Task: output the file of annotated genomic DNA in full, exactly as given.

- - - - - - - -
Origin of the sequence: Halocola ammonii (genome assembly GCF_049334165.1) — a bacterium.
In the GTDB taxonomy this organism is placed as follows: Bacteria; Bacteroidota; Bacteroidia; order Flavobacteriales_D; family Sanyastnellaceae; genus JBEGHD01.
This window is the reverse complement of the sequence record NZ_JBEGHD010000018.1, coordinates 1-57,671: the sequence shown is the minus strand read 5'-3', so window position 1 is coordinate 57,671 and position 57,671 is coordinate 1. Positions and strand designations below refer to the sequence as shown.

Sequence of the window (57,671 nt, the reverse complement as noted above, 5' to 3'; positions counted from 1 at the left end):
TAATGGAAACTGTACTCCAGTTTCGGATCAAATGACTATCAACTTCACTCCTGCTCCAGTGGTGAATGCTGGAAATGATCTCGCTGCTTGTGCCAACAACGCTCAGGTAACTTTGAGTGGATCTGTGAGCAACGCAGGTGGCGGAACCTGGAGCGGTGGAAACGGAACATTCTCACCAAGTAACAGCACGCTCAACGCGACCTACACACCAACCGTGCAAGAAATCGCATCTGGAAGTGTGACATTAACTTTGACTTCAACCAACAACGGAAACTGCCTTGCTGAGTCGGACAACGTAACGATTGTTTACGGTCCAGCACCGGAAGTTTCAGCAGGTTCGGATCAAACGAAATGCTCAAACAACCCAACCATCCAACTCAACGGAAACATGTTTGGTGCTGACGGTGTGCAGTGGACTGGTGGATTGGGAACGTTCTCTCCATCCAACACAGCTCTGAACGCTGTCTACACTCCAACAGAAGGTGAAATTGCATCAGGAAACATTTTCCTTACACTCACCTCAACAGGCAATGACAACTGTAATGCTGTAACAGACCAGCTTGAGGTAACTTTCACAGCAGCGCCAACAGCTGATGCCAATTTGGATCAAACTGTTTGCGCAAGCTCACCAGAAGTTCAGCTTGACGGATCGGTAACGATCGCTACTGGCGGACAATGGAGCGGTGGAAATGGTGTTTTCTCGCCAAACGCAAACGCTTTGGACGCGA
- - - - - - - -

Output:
Origin of the sequence: Halocola ammonii (genome assembly GCF_049334165.1) — a bacterium.
In the GTDB taxonomy this organism is placed as follows: Bacteria; Bacteroidota; Bacteroidia; order Flavobacteriales_D; family Sanyastnellaceae; genus JBEGHD01.
This window is the reverse complement of the sequence record NZ_JBEGHD010000018.1, coordinates 1-57,671: the sequence shown is the minus strand read 5'-3', so window position 1 is coordinate 57,671 and position 57,671 is coordinate 1. Positions and strand designations below refer to the sequence as shown.

Sequence of the window (57,671 nt, the reverse complement as noted above, 5' to 3'; positions counted from 1 at the left end):
TAATGGAAACTGTACTCCAGTTTCGGATCAAATGACTATCAACTTCACTCCTGCTCCAGTGGTGAATGCTGGAAATGATCTCGCTGCTTGTGCCAACAACGCTCAGGTAACTTTGAGTGGATCTGTGAGCAACGCAGGTGGCGGAACCTGGAGCGGTGGAAACGGAACATTCTCACCAAGTAACAGCACGCTCAACGCGACCTACACACCAACCGTGCAAGAAATCGCATCTGGAAGTGTGACATTAACTTTGACTTCAACCAACAACGGAAACTGCCTTGCTGAGTCGGACAACGTAACGATTGTTTACGGTCCAGCACCGGAAGTTTCAGCAGGTTCGGATCAAACGAAATGCTCAAACAACCCAACCATCCAACTCAACGGAAACATGTTTGGTGCTGACGGTGTGCAGTGGACTGGTGGATTGGGAACGTTCTCTCCATCCAACACAGCTCTGAACGCTGTCTACACTCCAACAGAAGGTGAAATTGCATCAGGAAACATTTTCCTTACACTCACCTCAACAGGCAATGACAACTGTAATGCTGTAACAGACCAGCTTGAGGTAACTTTCACAGCAGCGCCAACAGCTGATGCCAATTTGGATCAAACTGTTTGCGCAAGCTCACCAGAAGTTCAGCTTGACGGATCGGTAACGATCGCTACTGGCGGACAATGGAGCGGTGGAAATGGTGTTTTCTCGCCAAACGCAAACGCTTTGGACGCGA